The retail investors that use the Rydex family of funds to time the market and ride high beta sectors are shunning the financial sector and instead continuing to push money into the energy services sector.
In February I pointed out the mad dash into the hot energy services sector and suggested that we were close to an exhaustion point. By various measures, either the XLE or OIH sector ETFs or other sector indexes, energy services started to run into trouble in mid February and has since been in a congestion.
But to be my own harshest critic, the call didn’t work out as I expected. While the bullish rally that had sped oil and energy services stocks so easily higher did run into sand, the charts show higher highs and higher lows. So we are still in an uptrend. Just a more plodding one.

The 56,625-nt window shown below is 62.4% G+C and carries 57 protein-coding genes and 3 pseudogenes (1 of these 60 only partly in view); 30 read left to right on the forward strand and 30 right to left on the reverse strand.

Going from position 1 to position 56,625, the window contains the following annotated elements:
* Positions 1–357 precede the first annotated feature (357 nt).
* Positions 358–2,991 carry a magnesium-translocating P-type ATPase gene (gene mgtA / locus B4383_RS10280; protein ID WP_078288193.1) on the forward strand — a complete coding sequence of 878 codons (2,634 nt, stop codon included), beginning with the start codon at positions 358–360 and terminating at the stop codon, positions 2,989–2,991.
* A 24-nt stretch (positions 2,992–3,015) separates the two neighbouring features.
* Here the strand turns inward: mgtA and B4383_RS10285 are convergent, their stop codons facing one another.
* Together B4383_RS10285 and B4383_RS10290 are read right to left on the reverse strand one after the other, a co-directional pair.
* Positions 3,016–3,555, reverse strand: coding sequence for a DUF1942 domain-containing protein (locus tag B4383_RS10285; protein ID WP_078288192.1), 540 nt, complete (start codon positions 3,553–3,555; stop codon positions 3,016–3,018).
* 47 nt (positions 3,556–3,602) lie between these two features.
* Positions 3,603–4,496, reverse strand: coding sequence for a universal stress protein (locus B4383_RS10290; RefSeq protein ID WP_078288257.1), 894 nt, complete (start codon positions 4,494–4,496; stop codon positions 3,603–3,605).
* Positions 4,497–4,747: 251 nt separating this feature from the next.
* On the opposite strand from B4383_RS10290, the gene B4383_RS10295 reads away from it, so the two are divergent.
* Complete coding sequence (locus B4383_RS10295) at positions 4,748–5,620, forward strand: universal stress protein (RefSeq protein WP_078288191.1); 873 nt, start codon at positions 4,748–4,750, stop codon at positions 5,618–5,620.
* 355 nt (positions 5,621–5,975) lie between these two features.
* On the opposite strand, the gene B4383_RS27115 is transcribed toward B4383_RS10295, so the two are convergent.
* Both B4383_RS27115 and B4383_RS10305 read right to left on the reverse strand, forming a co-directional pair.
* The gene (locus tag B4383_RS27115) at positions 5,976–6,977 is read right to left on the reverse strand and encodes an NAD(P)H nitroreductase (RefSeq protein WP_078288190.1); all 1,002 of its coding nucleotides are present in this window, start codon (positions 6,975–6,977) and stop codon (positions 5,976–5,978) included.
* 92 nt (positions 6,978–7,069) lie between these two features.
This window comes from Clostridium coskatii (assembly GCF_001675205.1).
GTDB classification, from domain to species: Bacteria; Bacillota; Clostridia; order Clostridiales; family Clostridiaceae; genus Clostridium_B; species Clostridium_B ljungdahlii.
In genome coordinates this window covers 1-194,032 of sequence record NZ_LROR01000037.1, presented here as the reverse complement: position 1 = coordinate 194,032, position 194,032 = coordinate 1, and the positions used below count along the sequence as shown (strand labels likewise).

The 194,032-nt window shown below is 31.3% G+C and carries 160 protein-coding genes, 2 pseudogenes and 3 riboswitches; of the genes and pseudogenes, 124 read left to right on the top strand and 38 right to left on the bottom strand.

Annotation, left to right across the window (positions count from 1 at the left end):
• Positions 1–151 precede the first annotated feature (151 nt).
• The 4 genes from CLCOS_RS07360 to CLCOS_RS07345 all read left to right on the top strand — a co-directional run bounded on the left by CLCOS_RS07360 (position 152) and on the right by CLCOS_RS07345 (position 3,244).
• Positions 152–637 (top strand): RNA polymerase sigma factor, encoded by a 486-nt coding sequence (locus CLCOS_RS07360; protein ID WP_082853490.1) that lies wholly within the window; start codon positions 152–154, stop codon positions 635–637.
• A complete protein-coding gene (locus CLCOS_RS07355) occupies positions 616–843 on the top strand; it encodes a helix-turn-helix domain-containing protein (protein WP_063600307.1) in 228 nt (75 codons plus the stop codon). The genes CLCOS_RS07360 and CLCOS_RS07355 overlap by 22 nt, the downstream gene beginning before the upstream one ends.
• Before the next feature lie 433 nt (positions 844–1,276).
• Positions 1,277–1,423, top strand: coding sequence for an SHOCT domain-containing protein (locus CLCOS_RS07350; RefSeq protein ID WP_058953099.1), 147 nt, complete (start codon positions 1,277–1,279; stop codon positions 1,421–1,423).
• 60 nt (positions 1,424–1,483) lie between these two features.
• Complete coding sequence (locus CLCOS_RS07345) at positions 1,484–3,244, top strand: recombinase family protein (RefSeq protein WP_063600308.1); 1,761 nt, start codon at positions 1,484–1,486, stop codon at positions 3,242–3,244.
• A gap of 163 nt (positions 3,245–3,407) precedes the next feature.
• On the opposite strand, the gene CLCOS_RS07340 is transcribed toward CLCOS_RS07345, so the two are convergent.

Both the retail investor excitement about the energy sector and their reluctance to touch the financial sector are understandable. But the relative amount of skepticism that we are seeing targeted towards the financial sector is exaggerated.
This is clear when you consider that it is being given no consideration for having rallied from the March 2009 lows. That is to say, the current level of assets in the Rydex Financial Services Sector Mutual Fund is about as low as we’ve seen it during the bear market of 2008:
Furthermore, a recent note by Jason Goepfert of SentimenTrader.com suggests that this strange relationship between the Rydex financial and energy sector funds is about to change if it follows previous historical patterns.
According to Jason, the relative difference between the two funds is now at a historic high. When it has been at similar lofty levels, we’ve seen reversion to the mean with the financial services sector outperforming the energy services sector going forward.